LFSD West Coast Challenge
Long Flights On Short Days
Z Adjustment Factor Expression
modified on 12/31/2004 / for use from 2005 through 2020
To calculate a score, we multiply the miles flown times a calculated adjustment factor "z" to devalue longer days. In 2004, we used a simpler expression that resulted in an elegant curve, but the outcome seemed to favor flights near the equinox, so for 2005 we gave the expression 4 exponent "tool handles" to control the curve shape. Since there is a seasonal lag we use an "if" statement to select separate formulas for waxing and waning days. Each formula contains 2 exponent handles that we use to adjust the shape of the curve. There is interaction between the exponents, but one is used to "stretch" the top of the curve around the solstice and the other is used to control the slope (steepness) through the equinox.
The expression was assembled in an Excel Spreadsheet "Calculator". You can go to the graph page and play with the curve shape by changing the anchored exponent reference cell values. We labeled the cells to make it easier to logically follow the math.
Exponents for 2005 - 2020: se=2.0, de=16, re=2.2, ce=26
Exponent Selection: The focus was to make the curve work in the prime months where our South Coast flying has an advantage over other sites. Early November through early March. Longer flights will be had from SB in April, but flat land sites have historically posted bigger numbers by mid spring. The expression for 2006 was frozen on 12/31/04, but in future years we may choose to tweak the curve down for late winter if pilots continue to push out further in the desert flats early in the season.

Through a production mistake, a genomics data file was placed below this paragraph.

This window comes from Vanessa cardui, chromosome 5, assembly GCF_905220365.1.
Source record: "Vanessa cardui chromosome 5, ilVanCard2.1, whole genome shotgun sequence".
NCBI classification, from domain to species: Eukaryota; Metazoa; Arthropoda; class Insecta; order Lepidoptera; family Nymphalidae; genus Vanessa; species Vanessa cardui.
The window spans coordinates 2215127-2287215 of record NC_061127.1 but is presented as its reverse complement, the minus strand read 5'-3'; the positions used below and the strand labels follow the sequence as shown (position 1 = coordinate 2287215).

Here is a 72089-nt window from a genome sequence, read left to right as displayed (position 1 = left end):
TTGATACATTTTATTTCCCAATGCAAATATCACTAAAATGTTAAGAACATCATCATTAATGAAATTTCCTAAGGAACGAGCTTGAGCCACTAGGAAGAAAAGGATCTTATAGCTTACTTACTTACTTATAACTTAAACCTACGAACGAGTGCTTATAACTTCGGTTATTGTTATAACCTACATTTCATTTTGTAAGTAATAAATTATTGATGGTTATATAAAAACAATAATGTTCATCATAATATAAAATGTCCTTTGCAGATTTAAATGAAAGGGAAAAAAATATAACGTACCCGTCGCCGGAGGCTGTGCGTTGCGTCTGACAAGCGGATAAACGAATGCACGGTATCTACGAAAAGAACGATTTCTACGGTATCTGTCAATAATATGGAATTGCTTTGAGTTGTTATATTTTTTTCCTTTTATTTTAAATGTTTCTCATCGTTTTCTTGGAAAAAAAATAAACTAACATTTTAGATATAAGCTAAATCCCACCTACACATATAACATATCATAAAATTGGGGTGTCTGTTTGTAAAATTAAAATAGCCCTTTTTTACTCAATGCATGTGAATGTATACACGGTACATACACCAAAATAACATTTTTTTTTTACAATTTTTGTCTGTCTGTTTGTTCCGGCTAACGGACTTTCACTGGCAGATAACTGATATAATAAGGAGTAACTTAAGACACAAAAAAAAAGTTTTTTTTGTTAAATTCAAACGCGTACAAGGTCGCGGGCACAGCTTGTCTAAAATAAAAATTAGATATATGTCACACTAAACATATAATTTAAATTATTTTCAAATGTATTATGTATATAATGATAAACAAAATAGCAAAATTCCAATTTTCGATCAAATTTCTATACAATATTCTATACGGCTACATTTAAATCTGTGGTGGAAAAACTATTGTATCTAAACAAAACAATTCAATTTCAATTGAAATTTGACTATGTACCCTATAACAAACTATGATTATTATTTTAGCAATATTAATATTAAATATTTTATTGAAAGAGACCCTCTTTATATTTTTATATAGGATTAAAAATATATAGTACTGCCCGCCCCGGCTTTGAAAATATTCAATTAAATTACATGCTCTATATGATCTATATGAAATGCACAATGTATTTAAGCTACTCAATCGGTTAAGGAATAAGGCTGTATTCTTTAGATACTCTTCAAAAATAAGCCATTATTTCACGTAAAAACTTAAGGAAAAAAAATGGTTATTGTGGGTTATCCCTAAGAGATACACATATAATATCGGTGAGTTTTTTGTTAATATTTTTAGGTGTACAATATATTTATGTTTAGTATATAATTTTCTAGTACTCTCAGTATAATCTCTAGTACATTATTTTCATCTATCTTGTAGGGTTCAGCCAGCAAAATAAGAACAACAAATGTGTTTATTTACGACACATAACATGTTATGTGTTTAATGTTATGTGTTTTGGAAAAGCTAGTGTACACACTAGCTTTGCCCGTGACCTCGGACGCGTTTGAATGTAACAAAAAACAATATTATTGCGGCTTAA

Negative Cosine Values: There are some negative cosine values for days 181 through 185, but the effective z output on those days utilizing the exponent values for our purpose is zero, so the negative values have no real effect and we choose to ignore them to make the calculation simpler. We could force the negative values positive, but that would entail extra clunkiness. The next time someone creates our solar system, if they could make our year 360 days instead of 365¼ days, life would be a little easier.
Rounding: "z" is displayed to 4 decimal places, but is calculated to more precision within our calculator. Miles are input and displayed to the nearest 10th mile. The final score is displayed to the nearest integer (rounded to the nearest whole number). The calculator can display more precision, but we will score based on the nearest 10th of a mile displayed by the calculator. This seems like a reasonable resolution, especially for the few dinosaurs that haven't incorporated gps or pilots who experienced an instrument malfunction. The compounding of rounding errors could permit a shorter flight to win, but it's not a perfect world and its only a game for fun. Reaching pilots will do well over numerous seasons.